Take the 2-minute tour ×
Stack Overflow is a question and answer site for professional and enthusiast programmers. It's 100% free, no registration required.

If I do something like:

$ cat /bin/ls

into my terminal, I understand why I see a bunch of binary data, representing the ls executable. But afterwards, when I get my prompt back, my own keystrokes look crazy. I type "a" and I get a weird diagonal line. I type "b" and I get a degree symbol.

Why does this happen?

share|improve this question
add comment

7 Answers

Because somewhere in your binary data were some control sequences that your terminal interpreted as requests to, for example, change the character set used to draw. You can restore everything to normal like so:

reset
share|improve this answer
add comment
up vote 9 down vote accepted

This link has the best answer I've seen so far.

share|improve this answer
add comment

Just do a copy-paste:

echo -e '\017'

to your bash and characters will return to normal. If you don't run bash, try the following keystrokes:

<Ctrl-V><Ctrl-O><Enter>

and hopefully your terminal's status will return to normal when it complains that it can't find either a or a command to run.

, or character 14, when sent to your terminal, it orders it to switch to a special graphics mode, where letters and numbers are replaced with symbols. , or character 15, restores things back to normal.

share|improve this answer
add comment

You're getting some control characters piped into the shell that are telling the shell to alter its behavior and print things differently.

share|improve this answer
add comment

VT100 is pretty much the standard command set used for terminal windows, but there are a lot of extensions. Some control character set used, keyboard mapping, etc.

When you send a lot of binary characters to such a terminal, a lot of settings change. Some terminals have options to 'clear' the settings back to default, but in general they simply weren't made for binary data.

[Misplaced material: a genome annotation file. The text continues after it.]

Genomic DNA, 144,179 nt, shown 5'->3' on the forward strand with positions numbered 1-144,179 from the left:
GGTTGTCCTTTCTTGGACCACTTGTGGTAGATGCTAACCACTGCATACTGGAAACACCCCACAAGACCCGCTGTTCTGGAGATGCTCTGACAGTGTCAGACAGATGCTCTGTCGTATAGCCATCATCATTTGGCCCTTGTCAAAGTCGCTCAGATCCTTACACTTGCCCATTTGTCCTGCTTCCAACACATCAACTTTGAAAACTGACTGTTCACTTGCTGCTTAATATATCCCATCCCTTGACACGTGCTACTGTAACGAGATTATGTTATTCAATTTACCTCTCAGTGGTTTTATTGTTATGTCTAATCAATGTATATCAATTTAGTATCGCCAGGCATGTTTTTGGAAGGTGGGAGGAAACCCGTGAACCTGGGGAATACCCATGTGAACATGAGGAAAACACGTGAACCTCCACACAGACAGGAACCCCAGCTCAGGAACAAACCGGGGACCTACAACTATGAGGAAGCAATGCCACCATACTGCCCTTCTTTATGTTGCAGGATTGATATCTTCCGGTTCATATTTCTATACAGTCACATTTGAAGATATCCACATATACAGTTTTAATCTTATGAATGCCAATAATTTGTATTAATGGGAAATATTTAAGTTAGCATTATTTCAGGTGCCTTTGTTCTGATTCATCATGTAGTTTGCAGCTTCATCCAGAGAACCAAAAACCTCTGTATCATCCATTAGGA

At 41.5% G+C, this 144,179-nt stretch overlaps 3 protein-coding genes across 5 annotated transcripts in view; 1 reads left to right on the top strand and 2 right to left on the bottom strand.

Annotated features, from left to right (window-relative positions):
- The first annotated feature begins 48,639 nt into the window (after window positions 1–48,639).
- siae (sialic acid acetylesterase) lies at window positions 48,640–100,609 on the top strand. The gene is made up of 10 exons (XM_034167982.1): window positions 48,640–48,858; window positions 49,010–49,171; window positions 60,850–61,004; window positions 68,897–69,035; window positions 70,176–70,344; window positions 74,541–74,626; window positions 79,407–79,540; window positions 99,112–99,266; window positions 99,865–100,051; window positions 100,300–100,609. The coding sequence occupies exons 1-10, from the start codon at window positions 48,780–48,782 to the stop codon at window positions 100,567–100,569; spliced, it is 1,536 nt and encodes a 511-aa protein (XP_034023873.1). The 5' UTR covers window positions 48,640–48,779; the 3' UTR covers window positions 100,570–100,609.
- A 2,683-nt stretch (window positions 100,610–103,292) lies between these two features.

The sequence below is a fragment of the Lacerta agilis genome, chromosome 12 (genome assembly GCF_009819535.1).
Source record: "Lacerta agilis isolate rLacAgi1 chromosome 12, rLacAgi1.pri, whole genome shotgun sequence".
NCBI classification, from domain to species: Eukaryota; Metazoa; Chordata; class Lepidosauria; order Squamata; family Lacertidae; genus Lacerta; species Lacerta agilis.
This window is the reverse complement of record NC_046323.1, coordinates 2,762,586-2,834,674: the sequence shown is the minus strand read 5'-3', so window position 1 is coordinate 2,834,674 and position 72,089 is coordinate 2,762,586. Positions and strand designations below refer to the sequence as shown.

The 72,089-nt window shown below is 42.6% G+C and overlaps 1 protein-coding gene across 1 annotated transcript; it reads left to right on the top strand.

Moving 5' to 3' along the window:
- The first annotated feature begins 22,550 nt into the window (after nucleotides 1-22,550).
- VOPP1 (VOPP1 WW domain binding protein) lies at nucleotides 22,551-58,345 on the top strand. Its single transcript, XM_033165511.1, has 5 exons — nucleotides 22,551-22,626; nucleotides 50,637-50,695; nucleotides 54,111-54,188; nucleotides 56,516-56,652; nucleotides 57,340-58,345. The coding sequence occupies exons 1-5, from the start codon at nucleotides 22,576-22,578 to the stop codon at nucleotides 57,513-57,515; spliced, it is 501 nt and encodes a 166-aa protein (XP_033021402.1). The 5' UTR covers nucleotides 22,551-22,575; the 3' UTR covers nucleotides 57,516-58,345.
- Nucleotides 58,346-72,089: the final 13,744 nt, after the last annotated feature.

VT100 and its successors are what allow Linux to print in color text (such as colored ls listings) in a simple terminal program.

share|improve this answer
add comment

The terminal will try to interpret the binary data thrown at it as control codes, and garble itself up in the process, so you need to sanitize your tty.

Run:

stty sane

And things should be back to normal. Even if the command looks garbled as you type it, the actual characters are being stored correctly, and when you press return the command will be invoked.

You can find more information about the stty command here.

share|improve this answer
add comment

If you really must dump binary data to your terminal, you'd have much better luck if you pipe it to a pager like less, which will display it in a slightly more readable format. (You may also be interested in strings and od, both can be useful if you're fiddling around with binary files.)

share|improve this answer
    
This does not answer the "why", so perhaps it should be a comment to the question. –  tzot Dec 16 '08 at 1:07
add comment

Your Answer

 
discard

By posting your answer, you agree to the privacy policy and terms of service.

Not the answer you're looking for? Browse other questions tagged or ask your own question.